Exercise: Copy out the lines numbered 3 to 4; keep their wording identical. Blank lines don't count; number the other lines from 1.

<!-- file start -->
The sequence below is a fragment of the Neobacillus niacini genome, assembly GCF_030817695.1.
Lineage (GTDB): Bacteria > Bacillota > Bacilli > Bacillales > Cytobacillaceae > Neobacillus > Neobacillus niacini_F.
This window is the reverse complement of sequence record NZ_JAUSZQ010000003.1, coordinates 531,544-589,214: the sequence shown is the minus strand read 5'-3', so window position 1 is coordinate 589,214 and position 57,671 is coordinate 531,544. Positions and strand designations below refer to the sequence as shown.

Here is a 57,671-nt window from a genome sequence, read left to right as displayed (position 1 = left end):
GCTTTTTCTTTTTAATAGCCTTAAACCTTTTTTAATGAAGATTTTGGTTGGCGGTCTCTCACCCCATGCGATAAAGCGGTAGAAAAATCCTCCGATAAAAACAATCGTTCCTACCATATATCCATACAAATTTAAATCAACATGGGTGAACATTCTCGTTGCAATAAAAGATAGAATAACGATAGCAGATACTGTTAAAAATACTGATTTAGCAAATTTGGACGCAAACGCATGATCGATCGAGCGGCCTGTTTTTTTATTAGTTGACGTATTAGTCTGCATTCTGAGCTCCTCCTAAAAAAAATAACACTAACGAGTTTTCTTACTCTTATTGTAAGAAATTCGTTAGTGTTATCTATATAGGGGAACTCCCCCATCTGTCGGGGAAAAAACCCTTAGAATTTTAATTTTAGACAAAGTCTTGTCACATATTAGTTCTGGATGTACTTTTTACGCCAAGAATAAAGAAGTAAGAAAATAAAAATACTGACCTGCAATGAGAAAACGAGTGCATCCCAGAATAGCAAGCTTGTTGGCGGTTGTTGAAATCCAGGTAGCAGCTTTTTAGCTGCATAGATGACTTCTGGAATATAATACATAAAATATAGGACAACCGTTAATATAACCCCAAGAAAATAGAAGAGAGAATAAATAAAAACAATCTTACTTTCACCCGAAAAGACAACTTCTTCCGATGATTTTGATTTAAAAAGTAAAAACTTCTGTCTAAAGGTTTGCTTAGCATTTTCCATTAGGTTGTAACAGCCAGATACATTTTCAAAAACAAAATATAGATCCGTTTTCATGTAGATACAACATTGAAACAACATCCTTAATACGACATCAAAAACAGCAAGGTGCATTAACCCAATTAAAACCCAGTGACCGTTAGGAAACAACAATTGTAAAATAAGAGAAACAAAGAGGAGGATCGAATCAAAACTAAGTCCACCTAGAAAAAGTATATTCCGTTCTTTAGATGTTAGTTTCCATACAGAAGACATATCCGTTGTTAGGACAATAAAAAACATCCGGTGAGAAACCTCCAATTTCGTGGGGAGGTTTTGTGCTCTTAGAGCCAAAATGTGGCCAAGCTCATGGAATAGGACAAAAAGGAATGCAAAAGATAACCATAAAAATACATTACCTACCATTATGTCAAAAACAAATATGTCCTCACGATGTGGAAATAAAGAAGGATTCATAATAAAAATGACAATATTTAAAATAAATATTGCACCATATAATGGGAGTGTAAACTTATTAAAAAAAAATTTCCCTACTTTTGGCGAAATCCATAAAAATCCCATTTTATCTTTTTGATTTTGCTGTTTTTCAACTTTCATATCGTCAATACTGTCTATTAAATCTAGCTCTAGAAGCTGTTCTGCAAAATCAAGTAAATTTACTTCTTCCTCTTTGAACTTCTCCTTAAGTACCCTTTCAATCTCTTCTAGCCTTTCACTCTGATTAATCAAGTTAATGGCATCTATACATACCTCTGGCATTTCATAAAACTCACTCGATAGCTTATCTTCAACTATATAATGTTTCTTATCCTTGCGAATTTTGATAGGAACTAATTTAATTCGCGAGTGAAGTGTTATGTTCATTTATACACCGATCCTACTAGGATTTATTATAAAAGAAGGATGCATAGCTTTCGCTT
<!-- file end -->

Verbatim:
This window is the reverse complement of sequence record NZ_JAUSZQ010000003.1, coordinates 531,544-589,214: the sequence shown is the minus strand read 5'-3', so window position 1 is coordinate 589,214 and position 57,671 is coordinate 531,544. Positions and strand designations below refer to the sequence as shown.

Here is a 57,671-nt window from a genome sequence, read left to right as displayed (position 1 = left end):